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    ABSTRACT: Background: Very few studies have assessed performance of Botswana public hospitals. We draw from a large research study assessing performance of the Botswana Ministry of Health (MoH) to evaluate the performance of public hospital system using the World Health Organization Health Systems Performance Assessment Framework (WHO HSPAF). We aimed to evaluate performance of Botswana public hospital system; relate findings of the assessment to the potential for improvements in hospital performance; and determine the usefulness of the WHO HSPAF in assessing performance of hospital systems in a developing country. Methods: This article is based on data collected from document analysis, 54 key informants comprising senior managers and staff of the MoH (N= 40) and senior officers from stakeholder organizations (N= 14), and surveys of 42 hospital managers and 389 health workers. Data from documents and transcripts were analyzed using content and thematic analysis while data analysis for surveys was descriptive determining proportions and percentages. Results: The organizational structure of the Botswana's public hospital system, authority and decision-making are highly centralized. Overall physical access to health services is high. However, challenges in the distribution of facilities and inpatient beds create inequities and inefficiencies. Capacity of the hospitals to deliver services is limited by inadequate resources. There are significant challenges with the quality of care. Conclusion: While Botswana invested considerably in building hospitals around the country resulting in high physical access to services, the organization and governance of the hospital system, and inadequate resources limit service delivery. The ongoing efforts to decentralize management of hospitals to district level entities should be expedited. The WHO HSPAF enabled us to conduct a comprehensive assessment of the public hospital system. Though relatively new, this approach proved useful in this study.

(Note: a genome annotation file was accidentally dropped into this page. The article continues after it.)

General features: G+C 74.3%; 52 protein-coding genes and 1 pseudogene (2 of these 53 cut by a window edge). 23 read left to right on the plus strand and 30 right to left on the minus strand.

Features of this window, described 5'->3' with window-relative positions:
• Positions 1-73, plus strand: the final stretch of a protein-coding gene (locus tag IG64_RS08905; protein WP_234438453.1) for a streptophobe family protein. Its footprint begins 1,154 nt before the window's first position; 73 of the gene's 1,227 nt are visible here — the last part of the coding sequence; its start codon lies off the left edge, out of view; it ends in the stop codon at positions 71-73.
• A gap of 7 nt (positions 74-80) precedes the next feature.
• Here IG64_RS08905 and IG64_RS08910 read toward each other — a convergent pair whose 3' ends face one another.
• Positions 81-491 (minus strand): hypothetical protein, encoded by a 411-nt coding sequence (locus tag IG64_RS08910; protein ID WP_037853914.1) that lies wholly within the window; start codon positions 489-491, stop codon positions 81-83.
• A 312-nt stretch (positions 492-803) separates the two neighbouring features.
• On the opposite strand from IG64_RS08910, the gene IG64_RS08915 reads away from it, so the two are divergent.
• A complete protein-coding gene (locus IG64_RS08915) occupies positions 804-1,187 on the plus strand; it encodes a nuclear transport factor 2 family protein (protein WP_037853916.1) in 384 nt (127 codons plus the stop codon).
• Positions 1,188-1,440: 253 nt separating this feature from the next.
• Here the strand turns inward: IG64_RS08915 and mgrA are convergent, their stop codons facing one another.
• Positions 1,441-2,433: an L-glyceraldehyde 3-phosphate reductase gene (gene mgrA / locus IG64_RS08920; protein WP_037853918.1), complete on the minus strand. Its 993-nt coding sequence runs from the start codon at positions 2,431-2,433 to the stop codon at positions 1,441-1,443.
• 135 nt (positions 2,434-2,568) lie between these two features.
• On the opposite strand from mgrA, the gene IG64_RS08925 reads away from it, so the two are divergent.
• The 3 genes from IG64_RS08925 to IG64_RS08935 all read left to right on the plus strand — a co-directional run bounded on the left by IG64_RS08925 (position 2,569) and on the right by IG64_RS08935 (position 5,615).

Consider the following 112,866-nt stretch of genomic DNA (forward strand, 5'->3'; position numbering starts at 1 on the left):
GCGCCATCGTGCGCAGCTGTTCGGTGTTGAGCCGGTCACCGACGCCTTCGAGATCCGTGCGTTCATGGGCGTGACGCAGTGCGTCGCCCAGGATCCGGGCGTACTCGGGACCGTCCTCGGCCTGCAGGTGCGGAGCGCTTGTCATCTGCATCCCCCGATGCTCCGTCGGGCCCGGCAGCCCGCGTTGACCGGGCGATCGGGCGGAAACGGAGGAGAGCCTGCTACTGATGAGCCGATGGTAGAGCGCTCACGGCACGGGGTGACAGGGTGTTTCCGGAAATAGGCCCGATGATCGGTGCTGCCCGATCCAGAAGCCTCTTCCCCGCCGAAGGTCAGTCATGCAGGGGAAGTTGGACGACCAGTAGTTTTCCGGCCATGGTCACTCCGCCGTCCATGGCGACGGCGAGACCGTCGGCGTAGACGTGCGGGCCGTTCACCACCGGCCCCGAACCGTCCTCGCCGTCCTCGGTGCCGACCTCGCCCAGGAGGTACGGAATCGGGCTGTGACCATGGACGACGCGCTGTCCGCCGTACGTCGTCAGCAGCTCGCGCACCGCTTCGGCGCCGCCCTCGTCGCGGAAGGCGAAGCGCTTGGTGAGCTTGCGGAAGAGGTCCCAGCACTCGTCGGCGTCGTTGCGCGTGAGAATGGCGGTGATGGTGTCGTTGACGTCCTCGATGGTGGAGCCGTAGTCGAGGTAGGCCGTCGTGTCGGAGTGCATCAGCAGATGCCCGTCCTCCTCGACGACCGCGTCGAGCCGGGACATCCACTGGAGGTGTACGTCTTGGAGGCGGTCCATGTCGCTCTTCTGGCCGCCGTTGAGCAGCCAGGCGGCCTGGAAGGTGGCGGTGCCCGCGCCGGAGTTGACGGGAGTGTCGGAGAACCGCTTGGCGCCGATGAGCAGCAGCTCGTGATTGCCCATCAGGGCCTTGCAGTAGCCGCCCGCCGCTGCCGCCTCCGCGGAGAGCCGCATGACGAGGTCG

International Journal of Health Policy and Management (IJHPM) 09/2014; 3(4):179-89. DOI:10.15171/ijhpm.2014.85
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    ABSTRACT: Background Infection with Streptococcus pneumoniae is a major cause of childhood morbidity and mortality worldwide, especially in low income countries where pneumococcal conjugate vaccines (PCVs) are still underused. In countries where PCVs have been introduced, much of their efficacy has resulted from their impact on nasopharyngeal carriage in vaccinated children. Understanding the epidemiology of carriage for S. pneumoniae and other common respiratory bacteria in developing countries is crucial for implementing appropriate vaccination strategies and evaluating their impact. Methods and Findings We have systematically reviewed published studies reporting nasopharyngeal or oropharyngeal carriage of S. pneumoniae, Haemophilus influenzae, Moraxella catarrhalis, Staphylococcus aureus, and Neisseria meningitidis in children and adults in low and lower-middle income countries. Studies reporting pneumococcal carriage for healthy children <5 years of age were selected for a meta-analysis. The prevalences of carriage for S. pneumoniae, H. influenzae, and M. catarrhalis were generally higher in low income than in lower-middle income countries and were higher in young children than in adults. The prevalence of S. aureus was high in neonates. Meta-analysis of data from young children before the introduction of PCVs showed a pooled prevalence estimate of 64.8% (95% confidence interval, 49.8%–76.1%) in low income countries and 47.8% (95% confidence interval, 44.7%–50.8%) in lower-middle income countries. The most frequent serotypes were 6A, 6B, 19A, 19F, and 23F. Conclusions In low and lower-middle income countries, pneumococcal carriage is frequent, especially in children, and the spectrum of serotypes is wide. However, because data are limited, additional studies are needed to adequately assess the impact of PCV introduction on carriage of respiratory bacteria in these countries.